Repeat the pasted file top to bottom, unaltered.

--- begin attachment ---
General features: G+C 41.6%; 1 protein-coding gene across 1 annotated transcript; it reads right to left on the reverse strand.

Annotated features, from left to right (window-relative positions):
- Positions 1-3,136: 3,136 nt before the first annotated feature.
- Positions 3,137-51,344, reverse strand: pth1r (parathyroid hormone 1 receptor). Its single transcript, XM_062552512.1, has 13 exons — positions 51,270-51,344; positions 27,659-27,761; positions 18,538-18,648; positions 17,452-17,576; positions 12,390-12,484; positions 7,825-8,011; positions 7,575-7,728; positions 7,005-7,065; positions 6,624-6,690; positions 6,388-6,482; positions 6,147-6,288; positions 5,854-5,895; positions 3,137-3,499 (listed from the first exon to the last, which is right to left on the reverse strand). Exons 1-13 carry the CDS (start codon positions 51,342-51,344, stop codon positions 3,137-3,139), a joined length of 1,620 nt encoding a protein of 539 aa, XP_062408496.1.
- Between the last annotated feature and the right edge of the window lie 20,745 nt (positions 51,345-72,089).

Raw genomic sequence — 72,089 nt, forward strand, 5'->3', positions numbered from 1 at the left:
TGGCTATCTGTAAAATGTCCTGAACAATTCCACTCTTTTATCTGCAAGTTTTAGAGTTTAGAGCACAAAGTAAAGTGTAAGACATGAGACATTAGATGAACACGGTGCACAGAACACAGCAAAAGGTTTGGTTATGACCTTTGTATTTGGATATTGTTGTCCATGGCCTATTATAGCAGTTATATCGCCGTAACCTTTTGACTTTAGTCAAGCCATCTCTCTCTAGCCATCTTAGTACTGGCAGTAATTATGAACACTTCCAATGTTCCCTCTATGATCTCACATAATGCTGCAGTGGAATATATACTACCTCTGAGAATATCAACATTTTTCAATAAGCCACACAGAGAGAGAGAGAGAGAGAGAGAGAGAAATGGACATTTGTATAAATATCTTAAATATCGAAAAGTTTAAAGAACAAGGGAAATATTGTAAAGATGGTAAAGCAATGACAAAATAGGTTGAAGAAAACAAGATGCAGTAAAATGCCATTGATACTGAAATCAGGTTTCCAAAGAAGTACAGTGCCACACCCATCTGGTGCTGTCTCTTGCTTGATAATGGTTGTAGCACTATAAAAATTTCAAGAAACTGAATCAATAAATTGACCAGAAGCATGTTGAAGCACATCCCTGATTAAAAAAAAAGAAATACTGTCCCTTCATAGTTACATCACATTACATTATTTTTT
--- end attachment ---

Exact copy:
General features: G+C 41.6%; 1 protein-coding gene across 1 annotated transcript; it reads right to left on the reverse strand.

Annotated features, from left to right (window-relative positions):
- Positions 1-3,136: 3,136 nt before the first annotated feature.
- Positions 3,137-51,344, reverse strand: pth1r (parathyroid hormone 1 receptor). Its single transcript, XM_062552512.1, has 13 exons — positions 51,270-51,344; positions 27,659-27,761; positions 18,538-18,648; positions 17,452-17,576; positions 12,390-12,484; positions 7,825-8,011; positions 7,575-7,728; positions 7,005-7,065; positions 6,624-6,690; positions 6,388-6,482; positions 6,147-6,288; positions 5,854-5,895; positions 3,137-3,499 (listed from the first exon to the last, which is right to left on the reverse strand). Exons 1-13 carry the CDS (start codon positions 51,342-51,344, stop codon positions 3,137-3,139), a joined length of 1,620 nt encoding a protein of 539 aa, XP_062408496.1.
- Between the last annotated feature and the right edge of the window lie 20,745 nt (positions 51,345-72,089).

Raw genomic sequence — 72,089 nt, forward strand, 5'->3', positions numbered from 1 at the left:
TGGCTATCTGTAAAATGTCCTGAACAATTCCACTCTTTTATCTGCAAGTTTTAGAGTTTAGAGCACAAAGTAAAGTGTAAGACATGAGACATTAGATGAACACGGTGCACAGAACACAGCAAAAGGTTTGGTTATGACCTTTGTATTTGGATATTGTTGTCCATGGCCTATTATAGCAGTTATATCGCCGTAACCTTTTGACTTTAGTCAAGCCATCTCTCTCTAGCCATCTTAGTACTGGCAGTAATTATGAACACTTCCAATGTTCCCTCTATGATCTCACATAATGCTGCAGTGGAATATATACTACCTCTGAGAATATCAACATTTTTCAATAAGCCACACAGAGAGAGAGAGAGAGAGAGAGAGAGAAATGGACATTTGTATAAATATCTTAAATATCGAAAAGTTTAAAGAACAAGGGAAATATTGTAAAGATGGTAAAGCAATGACAAAATAGGTTGAAGAAAACAAGATGCAGTAAAATGCCATTGATACTGAAATCAGGTTTCCAAAGAAGTACAGTGCCACACCCATCTGGTGCTGTCTCTTGCTTGATAATGGTTGTAGCACTATAAAAATTTCAAGAAACTGAATCAATAAATTGACCAGAAGCATGTTGAAGCACATCCCTGATTAAAAAAAAAGAAATACTGTCCCTTCATAGTTACATCACATTACATTATTTTTT